Why Citizen Science?
Spring and early summer are typically rainy in the Midwestern United States. These warm rains that help the early season crops get started, are vital to agriculture, but this spring the rains were well beyond the normal amount. From Wisconsin to Kansas and across to Indiana, deluge after deluge pounded the region. All through the spring season, extreme rain events stacked up like airplanes at a busy airport and this week brought yet another cycle of heavy rains to the already waterlogged farmlands of Central Indiana. This rain pattern, driven by an area of low pressure over the Central Plains combined with high pressure anchored off the Southeast coast of the U.S. to channel moisture up from the Gulf of Mexico into the mid-section of the country.
On the night of June 6, 2008, an intense rainstorm arrived and continued until the early hours of June 7. In the course of one night, Central Indiana received nearly 11 inches (280 mm) of rain, resulting in widespread flooding throughout the region. Many areas were evacuated. On June 8, the Wabash Valley between Lafayette and Terre Haute, Indiana, was placed under flood alert; all residents near the Wabash River were urged to evacuate their homes. On June 9th, President George W. Bush declared 29 counties in central Indiana a major disaster area. In all, the extreme rain event lasted approximately 10 days, caused numerous fatalities and caused $126 million in damages.
Additional articles and images from this time are available on the Earth Observatory.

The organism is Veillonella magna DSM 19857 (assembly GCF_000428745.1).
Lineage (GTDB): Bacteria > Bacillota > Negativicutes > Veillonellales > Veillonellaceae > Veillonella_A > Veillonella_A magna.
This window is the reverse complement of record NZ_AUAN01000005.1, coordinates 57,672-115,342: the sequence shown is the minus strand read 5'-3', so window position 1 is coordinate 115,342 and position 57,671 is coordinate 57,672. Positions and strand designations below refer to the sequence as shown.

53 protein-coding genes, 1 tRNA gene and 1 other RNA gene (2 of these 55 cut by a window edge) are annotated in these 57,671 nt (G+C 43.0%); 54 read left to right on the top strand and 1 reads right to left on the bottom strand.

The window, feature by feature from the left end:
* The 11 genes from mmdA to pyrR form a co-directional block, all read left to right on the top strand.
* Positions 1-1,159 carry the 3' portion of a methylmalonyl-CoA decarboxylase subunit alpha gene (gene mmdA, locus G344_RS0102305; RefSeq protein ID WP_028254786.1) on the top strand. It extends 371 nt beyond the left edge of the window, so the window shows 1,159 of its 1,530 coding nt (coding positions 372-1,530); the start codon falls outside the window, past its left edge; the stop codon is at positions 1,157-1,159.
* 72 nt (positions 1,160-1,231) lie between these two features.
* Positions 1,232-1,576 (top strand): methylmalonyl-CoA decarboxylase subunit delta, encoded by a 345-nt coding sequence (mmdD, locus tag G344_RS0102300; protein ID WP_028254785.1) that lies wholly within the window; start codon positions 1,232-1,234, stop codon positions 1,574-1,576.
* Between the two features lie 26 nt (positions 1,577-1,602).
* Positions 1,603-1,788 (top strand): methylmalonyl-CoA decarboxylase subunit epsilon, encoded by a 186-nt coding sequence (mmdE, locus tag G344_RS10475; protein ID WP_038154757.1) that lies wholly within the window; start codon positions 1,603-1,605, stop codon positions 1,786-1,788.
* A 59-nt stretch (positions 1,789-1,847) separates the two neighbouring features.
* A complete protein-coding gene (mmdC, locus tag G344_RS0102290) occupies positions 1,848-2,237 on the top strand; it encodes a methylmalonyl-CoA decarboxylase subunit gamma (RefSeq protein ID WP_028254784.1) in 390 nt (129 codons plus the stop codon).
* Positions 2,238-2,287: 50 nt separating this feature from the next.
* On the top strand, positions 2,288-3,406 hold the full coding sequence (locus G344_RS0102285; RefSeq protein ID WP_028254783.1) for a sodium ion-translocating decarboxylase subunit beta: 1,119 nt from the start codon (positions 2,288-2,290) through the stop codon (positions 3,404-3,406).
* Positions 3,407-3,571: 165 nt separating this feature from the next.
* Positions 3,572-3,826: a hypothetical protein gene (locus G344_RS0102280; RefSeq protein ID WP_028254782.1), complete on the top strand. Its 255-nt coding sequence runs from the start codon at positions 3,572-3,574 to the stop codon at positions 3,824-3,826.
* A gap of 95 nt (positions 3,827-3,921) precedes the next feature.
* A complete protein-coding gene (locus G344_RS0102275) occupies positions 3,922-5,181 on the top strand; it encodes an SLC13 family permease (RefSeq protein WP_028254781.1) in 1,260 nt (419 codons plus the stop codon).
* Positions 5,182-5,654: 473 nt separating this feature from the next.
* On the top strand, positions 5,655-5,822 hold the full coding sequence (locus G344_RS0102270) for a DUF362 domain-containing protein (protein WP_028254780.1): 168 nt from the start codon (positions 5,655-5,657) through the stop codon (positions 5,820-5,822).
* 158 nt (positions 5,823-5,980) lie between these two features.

As a result of better forecasting and flood prediction, the damage and human suffering caused by such floods is now less than it would have been as little as 50 years ago. The advent of modern weather radar and satellite monitoring of precipitation, combined with sophisticated modeling of river flooding patterns, has allowed local officials to be able to prevent large losses of life and property. However, even more accurate predictions are possible as the science and understanding of precipitation patterns continues to improve. Through their contributions of rain gauge data, citizen scientists can play a role in increasing the understanding of precipitation patterns.
Earth has often been called the “just right” planet. What makes Earth “just right” for life?—our weather and climate. Our unique weather and climate, in other words, temperature combined with the quantity of rainfall and other precipitation, determines where life will flourish or perish on Earth. Too much rainfall, and rivers flood, too little, and soils dry out, making it difficult for plants and animals to survive, resulting in drought and famine.
Water is essential to all life. It comprises 75% of our bodies. We get water from drinking water and from the foods we eat. Water is used for everything. Not only do we use water to grow our crops, it is essential in the manufacturing and transport of our goods and in the processing of our waste. And yet very little fresh water is available for our use. Most of Earth’s water is either too salty (the ocean) or frozen in glaciers.
Additionally, water and precipitation are critical in the redistribution of heat energy around the globe. This movement of water around the Earth is what is known as the water, or hydrological, cycle. Some of the Sun’s energy that reaches the Earth’s surface is used to evaporate and transport the water vapor from one place to another around the Earth. As this water vapor cools it condenses, forming clouds and precipitation.